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J Korean Soc Emerg Med > Volume 7(1); 1996 > Article
Journal of The Korean Society of Emergency Medicine 1996;7(1): 82-89.
MANAGEMENT OF MAJOR ARTERIAL INJURIES OF THE EXTREMITIES: A STUDY OF 23 CASES
Hyung Seob Won1, Sang Eun Kim1, Seong Man Bae1, Cheol Wan Park1, Keun Lee1, Sang Hoon Cho2, Sang Il Kim2, Byung Wan Woo3
1Department of Emergency Medicine, Chung Ang Gil Hospital, Incheon, Korea
2Department of Vascular Surgery, Chung Ang Gil Hospital, Incheon, Korea
3Department of General surgery, Chung Ang Gil Hospital, Incheon, Korea
  Published online: March 31, 1996.
ABSTRACT
Extremity vascular trauma is common in most emergency centers, and controversy remains about the optimal management of arterial injuries. Retrospectively we reviewed the records of 23 patients who had upper or lower extremity arterial trauma from July 1994 to December 1995. The purpose of this study was to evaluate our department's management policy to major arterial injuries. The leading cause of major arterial injuries was penetrating trauma. We found that there were clinical findings such as absence of or decreased strength of pulsation(82.6%), cool ischemic extremity(69.6%), large expanding hematoma(43.5%), major bleeding(17.4%) and bruit or thill(8.7%). We gave the priority to management of life-threatening injuries and applied the pressure dressing to wounds as early as possible. There were 18 men(78.3%) and 5 women(21.7%); the mean age was 35(range 20-56 years old) years. There were 12 arterial injuries(52.2%) in the upper extremity and 11 arterial injuries(47.8%) in the lower exteremity. The most commonly injured artery was the brachial artery in the upper(34.8%) and the femoral artery in the lower(30.4%) extremity. The etiology included knife stabbing in 10 patients(43.5%), motor vehicle accidents in 6(26.1%), industrial accidents in 4(17.4%), falls in 2(8.7%) and a farm equipment accident in 1 patient(4.3%). The associated injuries were muscle injuries(78.3%), fracture(56.5%), nerve injuries(52.2%), vein injuries(43.5%), shock(17.4%) and dislocation(13.0%). All patients with arterial injuries were given a preoperative prophylactic antibiotic and TIG(tetanus immunoglobulin). We used Doppler technique as a means of detecting the blood flow. Fourteen patients(60.9%) underwent preoperative arteriography in the radiology department . We performed surgical exploration as soon as major arterial injuries were suspected. The most common methods of treating major arterial injuries were interposition vein graft(69.6%) and end to end anastomosis(21.7%). Systemic or locally infused heparin was used for all vascular repairs. In many of our patients(56.5%), fasciotomy was performed before the vascular repair, as a part of the exploration of the distal arteries. There were 2 amputations(8.7%) but no death. The reasons for secondary amputation were wound infection in one and failure to achieve sufficient arterial flow to the involved extremity with resulting gangrene in the other. As the time factor is vitally important in the management of arterial injuries, we advocate prompt and early surgical treatment within 6 hours of the trauma In conclusion, we believe that the crucial factors in successful management of major arterial injuries of the extremities are early diagnosis, prompt treatment, complete debridement, fasciotomy when indicated, and simultaneous treatment of concomitant injuries.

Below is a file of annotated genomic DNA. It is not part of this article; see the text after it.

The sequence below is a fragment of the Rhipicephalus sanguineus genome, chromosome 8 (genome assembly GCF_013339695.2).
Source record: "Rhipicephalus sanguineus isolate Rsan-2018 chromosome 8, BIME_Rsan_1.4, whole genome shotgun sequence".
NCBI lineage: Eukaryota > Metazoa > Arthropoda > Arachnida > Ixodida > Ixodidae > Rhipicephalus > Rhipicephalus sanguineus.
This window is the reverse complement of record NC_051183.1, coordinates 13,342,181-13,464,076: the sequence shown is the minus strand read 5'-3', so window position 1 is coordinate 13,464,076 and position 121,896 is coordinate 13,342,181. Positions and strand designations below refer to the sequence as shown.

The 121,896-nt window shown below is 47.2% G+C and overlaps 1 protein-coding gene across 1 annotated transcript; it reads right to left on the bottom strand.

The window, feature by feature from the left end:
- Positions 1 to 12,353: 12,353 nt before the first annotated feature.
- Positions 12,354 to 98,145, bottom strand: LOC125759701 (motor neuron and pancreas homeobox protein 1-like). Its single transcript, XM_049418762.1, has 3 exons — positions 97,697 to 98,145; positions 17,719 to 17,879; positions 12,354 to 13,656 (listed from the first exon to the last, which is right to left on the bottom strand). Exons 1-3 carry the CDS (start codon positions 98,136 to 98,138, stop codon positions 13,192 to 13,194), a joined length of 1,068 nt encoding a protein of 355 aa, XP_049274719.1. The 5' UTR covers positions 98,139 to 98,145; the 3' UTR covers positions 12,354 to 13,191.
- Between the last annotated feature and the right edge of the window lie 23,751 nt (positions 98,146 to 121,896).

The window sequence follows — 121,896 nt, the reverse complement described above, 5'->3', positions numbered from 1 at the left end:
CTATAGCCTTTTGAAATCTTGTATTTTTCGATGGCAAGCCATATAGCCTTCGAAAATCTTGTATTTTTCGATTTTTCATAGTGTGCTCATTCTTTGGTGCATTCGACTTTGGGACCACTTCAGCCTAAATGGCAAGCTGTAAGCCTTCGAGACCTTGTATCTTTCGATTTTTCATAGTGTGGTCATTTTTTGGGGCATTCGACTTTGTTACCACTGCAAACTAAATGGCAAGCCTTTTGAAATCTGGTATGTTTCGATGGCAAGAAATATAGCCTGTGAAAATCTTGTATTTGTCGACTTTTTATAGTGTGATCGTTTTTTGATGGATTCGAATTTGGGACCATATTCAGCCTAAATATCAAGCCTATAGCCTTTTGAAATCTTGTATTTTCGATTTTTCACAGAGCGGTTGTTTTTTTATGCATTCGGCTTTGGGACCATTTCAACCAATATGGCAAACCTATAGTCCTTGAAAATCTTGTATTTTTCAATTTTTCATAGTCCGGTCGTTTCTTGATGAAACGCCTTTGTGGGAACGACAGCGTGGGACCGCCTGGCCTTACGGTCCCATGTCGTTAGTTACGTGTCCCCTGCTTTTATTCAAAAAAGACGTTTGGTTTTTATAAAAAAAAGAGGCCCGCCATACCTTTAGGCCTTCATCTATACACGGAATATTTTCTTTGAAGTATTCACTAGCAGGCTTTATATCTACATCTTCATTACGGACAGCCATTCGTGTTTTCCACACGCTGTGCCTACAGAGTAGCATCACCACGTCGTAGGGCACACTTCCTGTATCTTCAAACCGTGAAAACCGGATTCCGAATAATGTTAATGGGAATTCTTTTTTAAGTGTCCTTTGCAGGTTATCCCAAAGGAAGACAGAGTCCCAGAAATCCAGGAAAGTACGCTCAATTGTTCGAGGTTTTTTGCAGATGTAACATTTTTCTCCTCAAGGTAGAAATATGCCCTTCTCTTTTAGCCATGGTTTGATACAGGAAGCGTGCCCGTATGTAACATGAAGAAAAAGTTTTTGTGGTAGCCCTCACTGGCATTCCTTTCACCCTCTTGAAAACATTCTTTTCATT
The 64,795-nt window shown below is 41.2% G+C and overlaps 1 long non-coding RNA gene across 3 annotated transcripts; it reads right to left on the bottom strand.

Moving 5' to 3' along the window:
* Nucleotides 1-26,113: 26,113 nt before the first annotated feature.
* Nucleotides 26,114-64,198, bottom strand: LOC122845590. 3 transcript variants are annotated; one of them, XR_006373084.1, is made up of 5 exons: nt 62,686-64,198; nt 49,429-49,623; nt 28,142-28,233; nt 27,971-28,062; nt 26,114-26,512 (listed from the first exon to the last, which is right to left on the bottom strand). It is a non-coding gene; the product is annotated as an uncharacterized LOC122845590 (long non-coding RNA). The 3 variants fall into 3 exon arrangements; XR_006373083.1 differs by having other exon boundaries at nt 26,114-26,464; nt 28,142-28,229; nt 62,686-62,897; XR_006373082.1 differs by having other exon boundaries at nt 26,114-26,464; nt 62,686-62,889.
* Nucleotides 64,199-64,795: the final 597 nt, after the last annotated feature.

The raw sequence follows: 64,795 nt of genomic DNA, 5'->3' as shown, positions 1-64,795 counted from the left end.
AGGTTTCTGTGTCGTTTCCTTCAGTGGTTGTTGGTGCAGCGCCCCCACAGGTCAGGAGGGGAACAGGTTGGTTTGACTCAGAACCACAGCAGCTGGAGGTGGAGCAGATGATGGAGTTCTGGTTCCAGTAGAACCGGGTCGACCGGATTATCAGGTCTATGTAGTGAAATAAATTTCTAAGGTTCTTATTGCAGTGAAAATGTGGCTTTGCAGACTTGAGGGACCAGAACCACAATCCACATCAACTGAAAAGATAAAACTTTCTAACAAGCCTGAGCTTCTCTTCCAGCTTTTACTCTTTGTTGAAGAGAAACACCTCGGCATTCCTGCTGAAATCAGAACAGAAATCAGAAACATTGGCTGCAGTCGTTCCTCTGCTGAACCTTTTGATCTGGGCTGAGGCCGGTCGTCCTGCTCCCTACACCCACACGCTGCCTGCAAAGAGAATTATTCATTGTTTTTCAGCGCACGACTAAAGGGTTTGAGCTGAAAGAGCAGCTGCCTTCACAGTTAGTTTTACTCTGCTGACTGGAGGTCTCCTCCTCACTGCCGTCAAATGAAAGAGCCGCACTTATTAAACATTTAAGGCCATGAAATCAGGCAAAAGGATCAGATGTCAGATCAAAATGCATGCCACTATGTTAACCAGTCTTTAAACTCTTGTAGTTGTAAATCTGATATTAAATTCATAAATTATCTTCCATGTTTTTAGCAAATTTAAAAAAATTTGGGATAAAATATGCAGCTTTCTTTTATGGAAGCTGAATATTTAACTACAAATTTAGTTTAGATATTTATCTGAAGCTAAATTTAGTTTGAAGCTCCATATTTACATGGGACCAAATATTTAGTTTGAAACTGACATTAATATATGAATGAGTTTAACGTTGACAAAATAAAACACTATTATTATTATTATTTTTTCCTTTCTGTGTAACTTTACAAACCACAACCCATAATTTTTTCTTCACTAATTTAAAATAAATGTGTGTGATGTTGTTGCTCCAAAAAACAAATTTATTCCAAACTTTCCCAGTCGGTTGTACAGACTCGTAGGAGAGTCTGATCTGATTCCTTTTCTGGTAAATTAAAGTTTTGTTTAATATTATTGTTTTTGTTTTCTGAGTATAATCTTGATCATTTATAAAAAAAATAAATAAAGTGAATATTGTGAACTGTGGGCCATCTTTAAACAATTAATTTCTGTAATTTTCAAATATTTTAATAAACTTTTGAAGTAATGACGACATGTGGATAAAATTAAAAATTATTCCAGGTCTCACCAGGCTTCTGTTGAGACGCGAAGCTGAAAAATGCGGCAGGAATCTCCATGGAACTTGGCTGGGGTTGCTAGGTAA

Key words: Arterial injuries
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